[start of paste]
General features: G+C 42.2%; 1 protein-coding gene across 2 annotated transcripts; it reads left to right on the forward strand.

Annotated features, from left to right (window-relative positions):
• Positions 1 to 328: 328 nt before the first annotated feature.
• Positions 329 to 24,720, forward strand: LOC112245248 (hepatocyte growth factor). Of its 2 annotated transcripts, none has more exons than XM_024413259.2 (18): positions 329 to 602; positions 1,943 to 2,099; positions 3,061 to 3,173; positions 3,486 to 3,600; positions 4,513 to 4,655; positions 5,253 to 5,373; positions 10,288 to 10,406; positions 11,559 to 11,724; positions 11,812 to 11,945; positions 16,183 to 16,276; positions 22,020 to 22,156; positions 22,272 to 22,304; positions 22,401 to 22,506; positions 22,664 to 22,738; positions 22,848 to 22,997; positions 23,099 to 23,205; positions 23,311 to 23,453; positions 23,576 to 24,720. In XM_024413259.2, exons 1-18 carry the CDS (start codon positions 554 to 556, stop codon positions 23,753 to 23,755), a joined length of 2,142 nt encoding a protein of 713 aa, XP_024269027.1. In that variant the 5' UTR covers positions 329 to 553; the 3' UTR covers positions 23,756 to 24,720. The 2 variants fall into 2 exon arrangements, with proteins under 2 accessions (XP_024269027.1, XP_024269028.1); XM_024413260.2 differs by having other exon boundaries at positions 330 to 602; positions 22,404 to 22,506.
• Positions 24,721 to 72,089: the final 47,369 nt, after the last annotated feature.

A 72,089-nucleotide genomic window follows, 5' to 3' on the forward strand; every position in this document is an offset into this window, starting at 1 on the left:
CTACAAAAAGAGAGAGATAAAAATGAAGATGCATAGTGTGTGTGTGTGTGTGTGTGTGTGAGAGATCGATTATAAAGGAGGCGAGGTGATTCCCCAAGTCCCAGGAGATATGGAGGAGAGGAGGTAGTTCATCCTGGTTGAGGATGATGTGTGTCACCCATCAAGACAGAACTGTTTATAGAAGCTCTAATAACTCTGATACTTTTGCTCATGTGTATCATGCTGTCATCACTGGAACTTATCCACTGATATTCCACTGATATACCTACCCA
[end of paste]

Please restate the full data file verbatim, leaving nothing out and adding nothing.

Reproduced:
General features: G+C 42.2%; 1 protein-coding gene across 2 annotated transcripts; it reads left to right on the forward strand.

Annotated features, from left to right (window-relative positions):
• Positions 1 to 328: 328 nt before the first annotated feature.
• Positions 329 to 24,720, forward strand: LOC112245248 (hepatocyte growth factor). Of its 2 annotated transcripts, none has more exons than XM_024413259.2 (18): positions 329 to 602; positions 1,943 to 2,099; positions 3,061 to 3,173; positions 3,486 to 3,600; positions 4,513 to 4,655; positions 5,253 to 5,373; positions 10,288 to 10,406; positions 11,559 to 11,724; positions 11,812 to 11,945; positions 16,183 to 16,276; positions 22,020 to 22,156; positions 22,272 to 22,304; positions 22,401 to 22,506; positions 22,664 to 22,738; positions 22,848 to 22,997; positions 23,099 to 23,205; positions 23,311 to 23,453; positions 23,576 to 24,720. In XM_024413259.2, exons 1-18 carry the CDS (start codon positions 554 to 556, stop codon positions 23,753 to 23,755), a joined length of 2,142 nt encoding a protein of 713 aa, XP_024269027.1. In that variant the 5' UTR covers positions 329 to 553; the 3' UTR covers positions 23,756 to 24,720. The 2 variants fall into 2 exon arrangements, with proteins under 2 accessions (XP_024269027.1, XP_024269028.1); XM_024413260.2 differs by having other exon boundaries at positions 330 to 602; positions 22,404 to 22,506.
• Positions 24,721 to 72,089: the final 47,369 nt, after the last annotated feature.

A 72,089-nucleotide genomic window follows, 5' to 3' on the forward strand; every position in this document is an offset into this window, starting at 1 on the left:
CTACAAAAAGAGAGAGATAAAAATGAAGATGCATAGTGTGTGTGTGTGTGTGTGTGTGTGAGAGATCGATTATAAAGGAGGCGAGGTGATTCCCCAAGTCCCAGGAGATATGGAGGAGAGGAGGTAGTTCATCCTGGTTGAGGATGATGTGTGTCACCCATCAAGACAGAACTGTTTATAGAAGCTCTAATAACTCTGATACTTTTGCTCATGTGTATCATGCTGTCATCACTGGAACTTATCCACTGATATTCCACTGATATACCTACCCA